46

I have following code that I am compiling in a .NET 4.0 project

namespace ConsoleApplication1  
{  
    class Program  
    {  
        static void Main(string[] args)  
        {  

        }  
    }  

    public static class Utility  
    {  
        public static IEnumerable<T> Filter1(this IEnumerable<T> input, Func<T, bool> predicate)  
        {  
            foreach (var item in input)  
            {  
                if (predicate(item))  
                {  
                    yield return item;  
                }  
            }  
        }  
    }  
}  

but getting following errors. I have System.dll already included as default in references. What I may be doing wrong?

Error   1   The type or namespace name 'T' could not be found (are you missing a using directive or an assembly reference?) 

Error   2   The type or namespace name 'T' could not be found (are you missing a using directive or an assembly reference?) 

Error   3   The type or namespace name 'T' could not be found (are you missing a using directive or an assembly reference?) 
| |
43
public static class Utility 
{  
    public static IEnumerable<T> Filter1<T>( // Type argument on the function
       this IEnumerable<T> input, Func<T, bool> predicate)  
    {  

If you dont care if its an extension method or not, you can add a generic constrain to the class. My guess is you want the extension method.

public static class Utility<T> // Type argument on class
{  
    public static IEnumerable<T> Filter1( // No longer an extension method
       IEnumerable<T> input, Func<T, bool> predicate)  
    {  
| |
  • @PaulPhillips - I actually just tried it and I dont think you can. I removed that part of the answer. – SwDevMan81 Jun 21 '12 at 18:03
  • I got it to work in linqpad, although the calling is kind of clumsy. You have to do Utility<type>.Filter() – Paul Phillips Jun 21 '12 at 18:04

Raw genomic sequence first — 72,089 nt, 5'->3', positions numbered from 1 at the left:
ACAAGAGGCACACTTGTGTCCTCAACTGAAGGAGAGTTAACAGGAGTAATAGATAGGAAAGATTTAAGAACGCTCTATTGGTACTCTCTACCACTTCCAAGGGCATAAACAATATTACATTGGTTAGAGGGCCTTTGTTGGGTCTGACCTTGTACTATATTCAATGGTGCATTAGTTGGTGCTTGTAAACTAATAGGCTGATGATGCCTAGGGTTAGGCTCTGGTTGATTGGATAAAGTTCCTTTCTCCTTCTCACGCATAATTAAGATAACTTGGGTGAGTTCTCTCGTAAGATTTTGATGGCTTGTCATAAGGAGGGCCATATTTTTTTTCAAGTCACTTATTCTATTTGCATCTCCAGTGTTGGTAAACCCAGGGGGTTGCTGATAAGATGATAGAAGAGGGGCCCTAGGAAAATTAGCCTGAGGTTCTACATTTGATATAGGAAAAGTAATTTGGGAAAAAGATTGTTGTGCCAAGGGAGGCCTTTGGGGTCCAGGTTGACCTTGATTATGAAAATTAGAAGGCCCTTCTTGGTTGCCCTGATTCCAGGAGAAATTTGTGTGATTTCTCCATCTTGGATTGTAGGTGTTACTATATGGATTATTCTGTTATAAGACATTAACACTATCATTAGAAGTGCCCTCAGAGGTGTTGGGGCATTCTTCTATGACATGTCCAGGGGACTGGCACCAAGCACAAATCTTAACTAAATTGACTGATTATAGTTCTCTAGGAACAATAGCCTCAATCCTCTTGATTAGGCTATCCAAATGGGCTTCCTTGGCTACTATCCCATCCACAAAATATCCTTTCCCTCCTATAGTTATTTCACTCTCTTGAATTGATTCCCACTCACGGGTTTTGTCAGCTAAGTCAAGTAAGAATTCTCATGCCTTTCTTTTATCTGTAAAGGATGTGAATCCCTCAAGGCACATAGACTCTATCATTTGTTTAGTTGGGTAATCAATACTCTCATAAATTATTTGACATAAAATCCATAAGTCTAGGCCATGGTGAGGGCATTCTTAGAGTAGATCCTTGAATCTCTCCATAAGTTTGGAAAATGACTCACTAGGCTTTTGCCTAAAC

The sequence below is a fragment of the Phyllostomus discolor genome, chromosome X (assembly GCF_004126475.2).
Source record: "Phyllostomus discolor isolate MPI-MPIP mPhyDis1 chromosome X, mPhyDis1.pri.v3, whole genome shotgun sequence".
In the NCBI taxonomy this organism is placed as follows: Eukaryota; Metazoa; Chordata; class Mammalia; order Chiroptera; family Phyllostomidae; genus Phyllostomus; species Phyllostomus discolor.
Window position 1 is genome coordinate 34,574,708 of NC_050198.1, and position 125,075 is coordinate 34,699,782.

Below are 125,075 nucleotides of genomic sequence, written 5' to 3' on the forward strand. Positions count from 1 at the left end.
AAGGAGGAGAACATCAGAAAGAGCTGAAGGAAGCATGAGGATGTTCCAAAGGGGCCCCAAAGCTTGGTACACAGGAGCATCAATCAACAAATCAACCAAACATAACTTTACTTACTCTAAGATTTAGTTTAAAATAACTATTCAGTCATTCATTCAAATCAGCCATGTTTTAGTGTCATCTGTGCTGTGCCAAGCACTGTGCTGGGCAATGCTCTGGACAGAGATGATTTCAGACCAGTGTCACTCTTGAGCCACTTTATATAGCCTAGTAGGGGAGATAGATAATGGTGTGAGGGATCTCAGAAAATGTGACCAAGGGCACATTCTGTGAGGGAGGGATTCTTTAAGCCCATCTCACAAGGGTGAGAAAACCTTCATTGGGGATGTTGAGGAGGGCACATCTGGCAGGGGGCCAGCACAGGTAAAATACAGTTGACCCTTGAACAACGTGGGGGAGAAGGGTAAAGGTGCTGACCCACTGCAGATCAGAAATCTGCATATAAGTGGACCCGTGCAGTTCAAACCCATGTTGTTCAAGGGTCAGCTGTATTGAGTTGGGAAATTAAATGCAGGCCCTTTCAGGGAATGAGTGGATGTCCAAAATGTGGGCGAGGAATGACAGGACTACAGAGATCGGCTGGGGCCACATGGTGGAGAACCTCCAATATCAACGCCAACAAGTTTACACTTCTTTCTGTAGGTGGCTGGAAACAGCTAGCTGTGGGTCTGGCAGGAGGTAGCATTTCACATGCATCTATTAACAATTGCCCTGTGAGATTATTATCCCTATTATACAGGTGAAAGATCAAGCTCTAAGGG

• Hmm interesting. I just tried it in VS and it gave me an compilation error Extension methods must be defined in a non-generic static class. Maybe linqpad is doing it a bit differently – SwDevMan81 Jun 21 '12 at 18:06
  • Oh, my mistake. I did not do an extension method. But you can make a static class generic. – Paul Phillips Jun 21 '12 at 18:07
  • Ah ok, I'll add that to the answer, but I'm sure the OP wants the extension method. – SwDevMan81 Jun 21 '12 at 18:09
61

You have to put the type argument on the function itself.

public static IEnumerable<T> Filter1<T>(...)
| |
  • 3
    A naive question, why isn't the type inference smart enough to figure it out? IEnumerable<T> input is passed in as an argument, so T is known at execution time. – foresightyj Mar 31 '15 at 1:28
  • 1
    My guess programmers were lazy... I saw similar patterns in the past. – dvdmn Mar 3 at 20:32
16

You need to declare T, which occurs after the method name or class name. Change your method declaration to :

public static IEnumerable<T> 
    Filter1<T>(this IEnumerable<T> input, Func<T, bool> predicate) 
| |
2

I had the same error, but solution required was slightly different. I needed to change this:

public static void AllItemsSatisy(this CollectionAssert collectionAssert, ICollection<T> collection, Predicate<T> predicate) 
{ ... }

To this:

public static void AllItemsSatisy<T>(this CollectionAssert collectionAssert, ICollection<T> collection, Predicate<T> predicate) 
{ ... }
| |
  • Old Post I know but for others reading: The solution is the SAME as the accepted answer. Your code might be different but the answer is the same. <T> is on the Method. So the type can be passed in tot he arguments and the entire method. – Ken Aug 17 '19 at 8:26
1

< T > means a type of object

IEnumerable<yourObject>

Here you have more information: http://msdn.microsoft.com/en-us/library/9eekhta0.aspx

| |

Your Answer

By clicking “Post Your Answer”, you agree to our terms of service, privacy policy and cookie policy

Not the answer you're looking for? Browse other questions tagged or ask your own question.